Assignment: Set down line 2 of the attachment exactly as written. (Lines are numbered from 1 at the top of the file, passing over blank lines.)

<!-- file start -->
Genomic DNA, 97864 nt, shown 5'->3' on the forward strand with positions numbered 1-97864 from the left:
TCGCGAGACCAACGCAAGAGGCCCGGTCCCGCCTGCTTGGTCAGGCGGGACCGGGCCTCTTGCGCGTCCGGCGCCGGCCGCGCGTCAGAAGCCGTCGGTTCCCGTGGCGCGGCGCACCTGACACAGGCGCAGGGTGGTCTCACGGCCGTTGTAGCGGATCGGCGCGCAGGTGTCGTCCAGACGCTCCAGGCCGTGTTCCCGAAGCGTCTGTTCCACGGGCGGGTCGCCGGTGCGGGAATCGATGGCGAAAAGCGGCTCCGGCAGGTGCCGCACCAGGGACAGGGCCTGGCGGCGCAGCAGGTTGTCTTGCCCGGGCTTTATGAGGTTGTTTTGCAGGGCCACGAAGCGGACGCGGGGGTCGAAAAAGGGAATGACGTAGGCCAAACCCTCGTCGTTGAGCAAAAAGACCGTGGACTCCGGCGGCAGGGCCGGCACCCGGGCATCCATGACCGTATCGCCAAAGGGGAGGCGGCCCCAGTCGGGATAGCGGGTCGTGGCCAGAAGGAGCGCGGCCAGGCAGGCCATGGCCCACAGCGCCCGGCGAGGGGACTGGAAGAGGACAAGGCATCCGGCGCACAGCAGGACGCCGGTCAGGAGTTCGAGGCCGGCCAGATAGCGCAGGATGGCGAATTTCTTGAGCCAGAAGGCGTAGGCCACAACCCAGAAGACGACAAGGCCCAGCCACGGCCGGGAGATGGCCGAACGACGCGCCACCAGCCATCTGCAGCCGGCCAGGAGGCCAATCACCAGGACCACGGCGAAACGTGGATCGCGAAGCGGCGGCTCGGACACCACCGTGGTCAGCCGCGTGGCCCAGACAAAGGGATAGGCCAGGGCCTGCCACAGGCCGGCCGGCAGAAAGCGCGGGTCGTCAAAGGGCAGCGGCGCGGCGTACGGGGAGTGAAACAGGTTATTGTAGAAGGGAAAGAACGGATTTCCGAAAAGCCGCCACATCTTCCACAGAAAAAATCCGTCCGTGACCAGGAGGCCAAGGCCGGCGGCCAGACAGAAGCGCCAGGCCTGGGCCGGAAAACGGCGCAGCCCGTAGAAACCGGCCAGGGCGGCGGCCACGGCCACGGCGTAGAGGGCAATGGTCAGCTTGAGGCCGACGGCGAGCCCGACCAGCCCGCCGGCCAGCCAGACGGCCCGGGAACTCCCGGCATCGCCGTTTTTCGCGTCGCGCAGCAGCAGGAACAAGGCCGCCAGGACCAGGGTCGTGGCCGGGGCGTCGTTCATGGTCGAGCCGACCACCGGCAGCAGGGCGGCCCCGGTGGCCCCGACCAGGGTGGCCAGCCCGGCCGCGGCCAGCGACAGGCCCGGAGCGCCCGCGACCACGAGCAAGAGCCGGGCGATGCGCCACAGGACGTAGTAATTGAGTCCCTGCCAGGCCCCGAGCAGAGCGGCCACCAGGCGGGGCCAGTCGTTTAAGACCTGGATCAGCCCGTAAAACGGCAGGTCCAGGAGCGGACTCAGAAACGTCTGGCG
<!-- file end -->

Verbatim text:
TCGCGAGACCAACGCAAGAGGCCCGGTCCCGCCTGCTTGGTCAGGCGGGACCGGGCCTCTTGCGCGTCCGGCGCCGGCCGCGCGTCAGAAGCCGTCGGTTCCCGTGGCGCGGCGCACCTGACACAGGCGCAGGGTGGTCTCACGGCCGTTGTAGCGGATCGGCGCGCAGGTGTCGTCCAGACGCTCCAGGCCGTGTTCCCGAAGCGTCTGTTCCACGGGCGGGTCGCCGGTGCGGGAATCGATGGCGAAAAGCGGCTCCGGCAGGTGCCGCACCAGGGACAGGGCCTGGCGGCGCAGCAGGTTGTCTTGCCCGGGCTTTATGAGGTTGTTTTGCAGGGCCACGAAGCGGACGCGGGGGTCGAAAAAGGGAATGACGTAGGCCAAACCCTCGTCGTTGAGCAAAAAGACCGTGGACTCCGGCGGCAGGGCCGGCACCCGGGCATCCATGACCGTATCGCCAAAGGGGAGGCGGCCCCAGTCGGGATAGCGGGTCGTGGCCAGAAGGAGCGCGGCCAGGCAGGCCATGGCCCACAGCGCCCGGCGAGGGGACTGGAAGAGGACAAGGCATCCGGCGCACAGCAGGACGCCGGTCAGGAGTTCGAGGCCGGCCAGATAGCGCAGGATGGCGAATTTCTTGAGCCAGAAGGCGTAGGCCACAACCCAGAAGACGACAAGGCCCAGCCACGGCCGGGAGATGGCCGAACGACGCGCCACCAGCCATCTGCAGCCGGCCAGGAGGCCAATCACCAGGACCACGGCGAAACGTGGATCGCGAAGCGGCGGCTCGGACACCACCGTGGTCAGCCGCGTGGCCCAGACAAAGGGATAGGCCAGGGCCTGCCACAGGCCGGCCGGCAGAAAGCGCGGGTCGTCAAAGGGCAGCGGCGCGGCGTACGGGGAGTGAAACAGGTTATTGTAGAAGGGAAAGAACGGATTTCCGAAAAGCCGCCACATCTTCCACAGAAAAAATCCGTCCGTGACCAGGAGGCCAAGGCCGGCGGCCAGACAGAAGCGCCAGGCCTGGGCCGGAAAACGGCGCAGCCCGTAGAAACCGGCCAGGGCGGCGGCCACGGCCACGGCGTAGAGGGCAATGGTCAGCTTGAGGCCGACGGCGAGCCCGACCAGCCCGCCGGCCAGCCAGACGGCCCGGGAACTCCCGGCATCGCCGTTTTTCGCGTCGCGCAGCAGCAGGAACAAGGCCGCCAGGACCAGGGTCGTGGCCGGGGCGTCGTTCATGGTCGAGCCGACCACCGGCAGCAGGGCGGCCCCGGTGGCCCCGACCAGGGTGGCCAGCCCGGCCGCGGCCAGCGACAGGCCCGGAGCGCCCGCGACCACGAGCAAGAGCCGGGCGATGCGCCACAGGACGTAGTAATTGAGTCCCTGCCAGGCCCCGAGCAGAGCGGCCACCAGGCGGGGCCAGTCGTTTAAGACCTGGATCAGCCCGTAAAACGGCAGGTCCAGGAGCGGACTCAGAAACGTCTGGCG